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Yamaha Awards : Beach Boy Sings At Ceremony

January 17, 1987|RANDY LEWIS | Times Staff Writer

Beach Boys leader Brian Wilson, who has battled professional and psychological problems for more than 15 years, provided the emotional high point of the third annual Yamaha Music Excellence Awards when the formerly reclusive singer performed solo before a crowd of nearly 1,000 people.

Wilson was one of 15 award recipients, along with Stevie Wonder, John Denver, Chet Atkins and Beatles producer George Martin, several of whom attended Thursday's ceremony at the Anaheim Marriott Hotel.

The event, marking the 100th anniversary of the founding of Yamaha, was held on the eve of the winter convention of the National Assn. of Music Merchants (NAMM), which opened Friday at Anaheim Convention Center.

Despite appearances by Denver, Atkins, Martin, Little Richard and keynote speaker Quincy Jones, it was Wilson who drew the biggest response from the audience, which consisted primarily of Yamaha instrument dealers.

At one point in the 1970s, Wilson had lost his voice and weighed more than 300 pounds. But it was a trimmed-down Wilson who told the crowd, in a somewhat nervous and rambling speech, how in 1974 he vowed to make a comeback. He subsequently lost nearly 150 pounds and returned to performing regularly with the Beach Boys.

Following his brief speech, Wilson sat down at a piano perched near the edge of the stage in the vast ballroom and announced, "This isn't exactly the philharmonic." He then turned in a melodically on-key rendition of the Beach Boys' 1963 hit "Surfer Girl," effortlessly hitting all of the tune's demanding high notes.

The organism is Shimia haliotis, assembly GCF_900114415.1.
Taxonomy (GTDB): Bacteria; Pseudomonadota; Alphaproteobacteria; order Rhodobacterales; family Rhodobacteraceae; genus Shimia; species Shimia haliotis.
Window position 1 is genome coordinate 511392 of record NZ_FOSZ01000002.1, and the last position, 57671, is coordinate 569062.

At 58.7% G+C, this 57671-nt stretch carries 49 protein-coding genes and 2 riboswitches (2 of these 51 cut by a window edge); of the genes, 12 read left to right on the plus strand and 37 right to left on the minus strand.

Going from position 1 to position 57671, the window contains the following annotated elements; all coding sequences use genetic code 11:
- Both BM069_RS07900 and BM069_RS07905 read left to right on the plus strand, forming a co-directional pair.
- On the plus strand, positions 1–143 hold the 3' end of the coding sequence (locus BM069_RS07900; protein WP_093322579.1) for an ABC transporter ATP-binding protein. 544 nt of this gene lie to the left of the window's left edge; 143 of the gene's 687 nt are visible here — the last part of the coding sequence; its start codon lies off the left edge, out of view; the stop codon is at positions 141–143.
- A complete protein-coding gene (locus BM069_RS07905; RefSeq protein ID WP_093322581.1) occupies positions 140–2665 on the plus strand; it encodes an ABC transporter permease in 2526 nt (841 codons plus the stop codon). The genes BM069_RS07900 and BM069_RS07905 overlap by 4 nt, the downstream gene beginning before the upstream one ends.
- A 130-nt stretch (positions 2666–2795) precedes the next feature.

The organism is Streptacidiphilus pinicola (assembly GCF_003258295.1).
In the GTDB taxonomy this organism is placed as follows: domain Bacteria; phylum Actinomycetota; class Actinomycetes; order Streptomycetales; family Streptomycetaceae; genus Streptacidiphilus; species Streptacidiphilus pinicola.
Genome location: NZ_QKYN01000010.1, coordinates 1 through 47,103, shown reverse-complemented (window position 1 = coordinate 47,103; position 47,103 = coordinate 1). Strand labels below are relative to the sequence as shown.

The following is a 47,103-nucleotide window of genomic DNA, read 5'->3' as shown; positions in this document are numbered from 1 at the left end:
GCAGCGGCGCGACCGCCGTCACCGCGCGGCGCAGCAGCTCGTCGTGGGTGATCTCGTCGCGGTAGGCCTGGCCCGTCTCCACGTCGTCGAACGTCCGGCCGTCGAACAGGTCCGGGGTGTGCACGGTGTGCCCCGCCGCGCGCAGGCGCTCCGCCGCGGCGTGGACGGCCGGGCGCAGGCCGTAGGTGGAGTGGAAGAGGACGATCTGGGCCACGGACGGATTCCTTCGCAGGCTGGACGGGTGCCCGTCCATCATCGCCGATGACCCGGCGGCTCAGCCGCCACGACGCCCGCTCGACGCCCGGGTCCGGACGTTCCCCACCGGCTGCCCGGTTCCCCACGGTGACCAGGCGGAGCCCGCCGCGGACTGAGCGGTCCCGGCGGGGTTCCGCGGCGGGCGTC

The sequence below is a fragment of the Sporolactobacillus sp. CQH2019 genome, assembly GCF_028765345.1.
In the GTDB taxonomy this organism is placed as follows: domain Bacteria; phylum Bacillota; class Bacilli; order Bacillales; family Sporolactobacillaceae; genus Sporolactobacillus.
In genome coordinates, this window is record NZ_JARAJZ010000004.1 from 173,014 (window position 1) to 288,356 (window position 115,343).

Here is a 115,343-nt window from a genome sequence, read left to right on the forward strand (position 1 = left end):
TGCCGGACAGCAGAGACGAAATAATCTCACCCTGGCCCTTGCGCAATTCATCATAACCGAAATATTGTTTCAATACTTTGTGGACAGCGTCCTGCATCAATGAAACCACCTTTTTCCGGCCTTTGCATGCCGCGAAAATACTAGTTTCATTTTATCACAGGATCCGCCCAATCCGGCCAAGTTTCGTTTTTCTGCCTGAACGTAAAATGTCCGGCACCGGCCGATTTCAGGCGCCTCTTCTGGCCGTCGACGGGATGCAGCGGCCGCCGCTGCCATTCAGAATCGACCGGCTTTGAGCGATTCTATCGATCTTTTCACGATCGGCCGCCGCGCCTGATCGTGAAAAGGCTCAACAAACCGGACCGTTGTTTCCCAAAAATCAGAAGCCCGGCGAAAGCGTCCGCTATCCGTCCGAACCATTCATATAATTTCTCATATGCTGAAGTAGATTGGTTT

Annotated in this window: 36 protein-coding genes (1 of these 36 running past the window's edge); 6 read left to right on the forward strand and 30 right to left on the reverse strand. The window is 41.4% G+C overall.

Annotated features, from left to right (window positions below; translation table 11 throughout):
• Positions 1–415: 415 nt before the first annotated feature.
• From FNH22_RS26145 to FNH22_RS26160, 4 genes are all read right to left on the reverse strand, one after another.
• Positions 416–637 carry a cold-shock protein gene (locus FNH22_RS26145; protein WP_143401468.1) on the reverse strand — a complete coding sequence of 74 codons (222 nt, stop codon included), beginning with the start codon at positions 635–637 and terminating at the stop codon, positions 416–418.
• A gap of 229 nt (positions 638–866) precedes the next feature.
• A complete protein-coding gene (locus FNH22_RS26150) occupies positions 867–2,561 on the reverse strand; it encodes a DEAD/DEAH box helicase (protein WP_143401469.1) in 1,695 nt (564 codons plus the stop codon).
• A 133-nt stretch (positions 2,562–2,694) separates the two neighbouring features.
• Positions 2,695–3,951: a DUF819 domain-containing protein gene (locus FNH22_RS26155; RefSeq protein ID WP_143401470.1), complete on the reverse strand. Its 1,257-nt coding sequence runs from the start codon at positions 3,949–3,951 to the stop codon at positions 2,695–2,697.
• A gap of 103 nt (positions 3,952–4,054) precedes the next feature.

But upon finishing, he took a wrong turn, stumbled off the piano bench and said into a microphone, "Oh, I fell off the stage."

Backstage after receiving his award, Wilson said that he is currently at work on a solo album and that his goal now is "not to sound like anybody else. If I can do that, it will be great." When a fan offered praise for the Beach Boys landmark 1966 album "Pet Sounds," Wilson seemed genuinely touched and said, "A lot of love went into that album."

John Denver said he came to Anaheim to accept the award in person because "my two (Yamaha) guitars are the most beautiful sounding acoustic instruments I've ever played." He also said that this year he is ending his 17-year association with RCA Records to sign with a new label, which he declined to name.

Chet Atkins, who said he was "honored" to received one of the awards designed to recognize individuals who have contributed significantly to the popularization of music, added, "They (awards) are nice, but I never think of the past much. I've won a few, but I don't sit around and look at them. I try to keep moving ahead."

With the characteristic modesty of one of the most respected guitarists in the world, Atkins added, "Heck, I'm still trying to learn how to play the guitar."

Other award winners included Dave Grusin, who was present, and absentee winners Leonard Bernstein, Chuck Berry, Dick Clark, Steve Gadd, Elton John, Loretta Lynn, James Taylor, Stevie Wonder and the North Texas State University School of Music, which has a jazz ensemble that has been nominated twice for Grammy Awards.

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